The manager of BB’s, John May, sat next to me as we discussed life, love, loss and the blues. I hadn’t been to BB’s in many months, maybe a year or more. The bartender, Rob, who I hadn’t seen in a long time, poured me another beer, slid it over, said, “On the house. Good to see you. Welcome back.”

And so Thanksgiving weekend came to a close. I left BB’s at 2:30, giving thanks I had my kids, my friends, my music, and the blues.


  1. A great story - and I thought it was going to end with you moving to Rogers Park and a new gig in the house band.

    1. I might have considered it if it were springtime. And I could bring my dog. Thanks for the comment, Todd.

  2. What a great Thanksgiving story! Glad to hear you still got the blues pouring forth from your fingers.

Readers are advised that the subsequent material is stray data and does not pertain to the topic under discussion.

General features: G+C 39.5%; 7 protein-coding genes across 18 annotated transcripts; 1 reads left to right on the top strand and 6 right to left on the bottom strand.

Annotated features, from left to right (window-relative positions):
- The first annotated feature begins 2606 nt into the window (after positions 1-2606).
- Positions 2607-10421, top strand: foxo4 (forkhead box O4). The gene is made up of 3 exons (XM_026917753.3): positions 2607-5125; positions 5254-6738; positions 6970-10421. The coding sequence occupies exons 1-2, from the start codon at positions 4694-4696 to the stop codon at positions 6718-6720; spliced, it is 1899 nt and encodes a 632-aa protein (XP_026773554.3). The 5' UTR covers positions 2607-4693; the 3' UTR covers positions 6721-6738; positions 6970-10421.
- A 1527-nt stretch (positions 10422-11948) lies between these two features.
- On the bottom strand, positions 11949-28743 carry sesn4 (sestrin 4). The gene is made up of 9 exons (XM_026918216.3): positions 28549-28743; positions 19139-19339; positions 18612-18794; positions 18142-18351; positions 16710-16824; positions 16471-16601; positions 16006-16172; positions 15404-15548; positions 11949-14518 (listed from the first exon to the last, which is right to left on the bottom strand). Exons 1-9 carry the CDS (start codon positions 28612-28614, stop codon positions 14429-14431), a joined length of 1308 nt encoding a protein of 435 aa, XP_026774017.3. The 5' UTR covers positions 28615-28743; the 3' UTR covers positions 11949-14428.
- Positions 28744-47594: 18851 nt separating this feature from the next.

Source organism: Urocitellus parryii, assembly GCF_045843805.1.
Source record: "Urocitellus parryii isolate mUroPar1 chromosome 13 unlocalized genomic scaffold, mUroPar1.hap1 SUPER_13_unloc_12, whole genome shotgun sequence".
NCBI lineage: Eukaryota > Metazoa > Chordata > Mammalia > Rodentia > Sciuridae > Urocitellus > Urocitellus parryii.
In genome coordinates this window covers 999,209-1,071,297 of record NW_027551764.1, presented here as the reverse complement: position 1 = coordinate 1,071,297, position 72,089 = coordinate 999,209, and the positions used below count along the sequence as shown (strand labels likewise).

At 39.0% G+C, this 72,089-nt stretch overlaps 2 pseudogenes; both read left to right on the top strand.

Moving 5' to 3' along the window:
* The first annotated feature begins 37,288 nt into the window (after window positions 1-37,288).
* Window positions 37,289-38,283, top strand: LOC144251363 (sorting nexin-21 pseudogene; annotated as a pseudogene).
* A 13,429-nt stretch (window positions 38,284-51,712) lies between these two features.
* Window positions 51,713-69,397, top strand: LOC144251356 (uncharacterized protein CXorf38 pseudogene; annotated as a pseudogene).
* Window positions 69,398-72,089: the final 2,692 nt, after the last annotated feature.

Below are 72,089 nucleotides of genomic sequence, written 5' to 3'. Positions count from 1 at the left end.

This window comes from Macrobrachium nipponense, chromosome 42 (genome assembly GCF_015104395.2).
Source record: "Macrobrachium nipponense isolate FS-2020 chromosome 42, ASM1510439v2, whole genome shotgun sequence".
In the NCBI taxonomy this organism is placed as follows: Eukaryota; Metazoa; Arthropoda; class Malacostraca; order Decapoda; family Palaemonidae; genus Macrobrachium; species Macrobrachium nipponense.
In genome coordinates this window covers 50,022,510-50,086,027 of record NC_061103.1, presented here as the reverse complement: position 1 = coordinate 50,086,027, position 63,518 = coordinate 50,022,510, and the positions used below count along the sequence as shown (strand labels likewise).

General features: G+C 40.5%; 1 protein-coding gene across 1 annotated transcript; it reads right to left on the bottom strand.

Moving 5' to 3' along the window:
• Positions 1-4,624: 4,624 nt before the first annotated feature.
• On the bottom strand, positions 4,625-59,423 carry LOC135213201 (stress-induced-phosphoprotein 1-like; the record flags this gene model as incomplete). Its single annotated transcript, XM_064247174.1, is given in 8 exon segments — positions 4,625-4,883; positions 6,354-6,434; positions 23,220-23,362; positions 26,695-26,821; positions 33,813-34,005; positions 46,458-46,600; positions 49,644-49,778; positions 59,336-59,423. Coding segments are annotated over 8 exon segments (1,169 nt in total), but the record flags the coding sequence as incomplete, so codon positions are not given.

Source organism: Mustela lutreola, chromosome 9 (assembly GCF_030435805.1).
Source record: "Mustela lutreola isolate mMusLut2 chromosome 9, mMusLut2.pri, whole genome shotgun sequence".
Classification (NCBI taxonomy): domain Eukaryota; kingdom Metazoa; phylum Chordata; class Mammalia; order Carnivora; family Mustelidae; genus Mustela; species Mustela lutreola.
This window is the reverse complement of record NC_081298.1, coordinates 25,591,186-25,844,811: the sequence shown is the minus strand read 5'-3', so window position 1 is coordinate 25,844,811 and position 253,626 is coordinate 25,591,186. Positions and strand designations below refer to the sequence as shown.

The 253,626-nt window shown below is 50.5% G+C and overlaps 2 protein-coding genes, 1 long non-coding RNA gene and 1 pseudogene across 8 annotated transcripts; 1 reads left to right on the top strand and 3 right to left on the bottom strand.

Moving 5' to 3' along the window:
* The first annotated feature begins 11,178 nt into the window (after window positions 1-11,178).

1. Thanks. All true. Someone once told me, the older you get as a blues player, the more authentic it becomes. I like that.

  3. THIS is heart warming...when Gerry feels the blues.

  4. Thanks for sharing Gerry. Now I'm really upset Dyan and I did not join you in Rogers Park. At least we got to see you play on a Facebook video! See you next time.

  5. So I imagined the end of your story would read something like ... And then from the corner of her eye she saw me. I looked up and smiled. It had been so many years but some things don't change. She pulled up a stool and whispered in my ear, "Hello sailor ..."